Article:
Walia said establishing successful long-term relationships with suppliers is helping Key Plastics and automakers keep components in supply as capacity gets tighter.

“We operate in a different environment today, where companies don’t carry inventory and there’s more due diligence,” she said. “People that play games with suppliers on pricing may find they can’t get material. You must have good long-term relationships and more transparency these days.”

Key Plastics projects sales of $400 million in 2012.

Mike Wall, director of automotive analysis for IHS Automotive, said capacity is a lingering issue in North America. Suppliers need new equipment — and must hire — to take advantage of increasing volumes.

A complete version of this story is available at www.crainsdetroit.com.


Comments

US auto suppliers dealing with high demand

Dustin Walsh

Published: July 16, 2012 6:00 am ET

Post Your Comments


Back to story


More stories

Image

Increased capacity in the US helps Zeon Chemical supply seals globally

September 16, 2014 9:46 am ET

The automotive industry continues to be one of the driving forces of Zeon Chemicals LP., which specializes in heat-resistant and oil-resistant...    More

Image

ZF finalizes deal to buy TRW, creating another global auto supply giant

September 15, 2014 1:09 pm ET

TRW Automotive Holdings, in a supply chain megadeal that has been in the works since mid-July, said Sept. 15 it has agreed to be acquired by German...    More

Image

Delphi CEO O'Neal stepping down

September 15, 2014 12:05 pm ET

Delphi Automotive plc announced that Rodney O'Neal will retire as CEO and president on March 1, 2015, ending his 43-year career at the global...    More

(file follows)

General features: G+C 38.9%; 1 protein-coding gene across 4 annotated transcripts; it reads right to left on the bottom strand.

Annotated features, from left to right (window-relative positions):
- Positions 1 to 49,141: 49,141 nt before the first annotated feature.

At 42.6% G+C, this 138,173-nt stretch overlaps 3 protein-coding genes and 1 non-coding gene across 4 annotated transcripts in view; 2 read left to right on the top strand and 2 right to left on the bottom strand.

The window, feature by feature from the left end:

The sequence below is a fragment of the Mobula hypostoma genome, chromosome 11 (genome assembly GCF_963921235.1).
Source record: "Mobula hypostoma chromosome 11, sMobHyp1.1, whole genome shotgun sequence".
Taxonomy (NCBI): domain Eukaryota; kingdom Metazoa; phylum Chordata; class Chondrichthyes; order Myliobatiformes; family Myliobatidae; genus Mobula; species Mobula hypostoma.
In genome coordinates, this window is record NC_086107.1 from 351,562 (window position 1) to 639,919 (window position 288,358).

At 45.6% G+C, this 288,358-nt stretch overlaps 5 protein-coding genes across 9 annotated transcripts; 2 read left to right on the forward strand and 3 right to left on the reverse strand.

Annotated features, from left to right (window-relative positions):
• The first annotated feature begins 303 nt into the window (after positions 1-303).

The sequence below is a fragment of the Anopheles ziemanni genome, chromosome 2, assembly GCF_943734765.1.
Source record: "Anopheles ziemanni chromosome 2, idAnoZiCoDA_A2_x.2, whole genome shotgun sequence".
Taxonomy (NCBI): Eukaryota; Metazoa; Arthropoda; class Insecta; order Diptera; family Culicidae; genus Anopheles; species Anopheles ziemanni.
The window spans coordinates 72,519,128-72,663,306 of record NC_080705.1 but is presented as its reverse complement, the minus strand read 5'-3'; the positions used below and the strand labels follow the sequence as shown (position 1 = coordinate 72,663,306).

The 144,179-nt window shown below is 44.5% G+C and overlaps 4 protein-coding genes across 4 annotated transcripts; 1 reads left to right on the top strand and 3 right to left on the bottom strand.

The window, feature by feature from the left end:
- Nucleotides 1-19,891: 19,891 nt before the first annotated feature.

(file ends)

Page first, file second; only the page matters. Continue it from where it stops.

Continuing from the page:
Image

Faurecia Seating grows in Kentucky

September 12, 2014 12:00 pm ET

Faurecia Seating LLC, a division of French-based Faurecia SA, will build a new manufacturing facility in Simpsonville, Ky.    More

Image

Behr-Hella set to open Bulgarian auto parts plant

September 12, 2014 10:20 am ET

German automotive components manufacturer Behr-Hella Thermocontrol (BHTC) is set to launch a new 22 million euro ($28.4 million) vehicle air condition...    More

Market Reports

Shale Gas Market - Analysis of North American Region

This report highlights the impact of shale-based natural gas on the North American plastics market and features an in-depth analysis of production trends in the United States during 2013 and a forecast for 2014 and beyond.

Learn more

Thermoformed Packaging 2014 Market Review & Outlook North America

This in-depth report analyzes economic and market trends, legislative/regulatory activity impacting supply and demand, business opportunities and threats, materials pricing, manufacturing technology, as well as growth strategies being implemented by thermoformed packaging companies.

Learn more

Pipe, Profile & Tubing Extrusion in North America 2014

U.S. demand for extruded plastics is expected to grow by 3 percent in 2014, with PVC remaining the largest segment.

Plastic pipe will post the strongest gains through 2018, continuing to take market share from competing materials in a range of markets.

Our latest market report provides in-depth analysis of current trends and their financial impact on the pipe, profile and tubing extrusion industry in North America.

Learn more

Upcoming Plastics News Events

January 14, 2015 - January 14, 2015Plastics in Automotive

February 4, 2015 - February 6, 2015Plastics News Executive Forum 2015

More Events